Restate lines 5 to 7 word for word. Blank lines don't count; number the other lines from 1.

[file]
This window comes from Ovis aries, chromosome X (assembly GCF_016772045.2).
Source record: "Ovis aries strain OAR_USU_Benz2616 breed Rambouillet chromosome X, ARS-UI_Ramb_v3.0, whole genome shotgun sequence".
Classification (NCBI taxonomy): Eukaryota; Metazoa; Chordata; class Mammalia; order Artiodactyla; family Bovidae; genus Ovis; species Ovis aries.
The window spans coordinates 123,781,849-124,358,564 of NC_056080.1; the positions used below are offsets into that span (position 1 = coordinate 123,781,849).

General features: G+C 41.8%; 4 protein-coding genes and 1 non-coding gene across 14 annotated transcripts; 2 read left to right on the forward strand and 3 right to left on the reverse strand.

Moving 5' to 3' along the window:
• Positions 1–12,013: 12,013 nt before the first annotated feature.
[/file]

General features: G+C 41.8%; 4 protein-coding genes and 1 non-coding gene across 14 annotated transcripts; 2 read left to right on the forward strand and 3 right to left on the reverse strand.

Moving 5' to 3' along the window:
• Positions 1–12,013: 12,013 nt before the first annotated feature.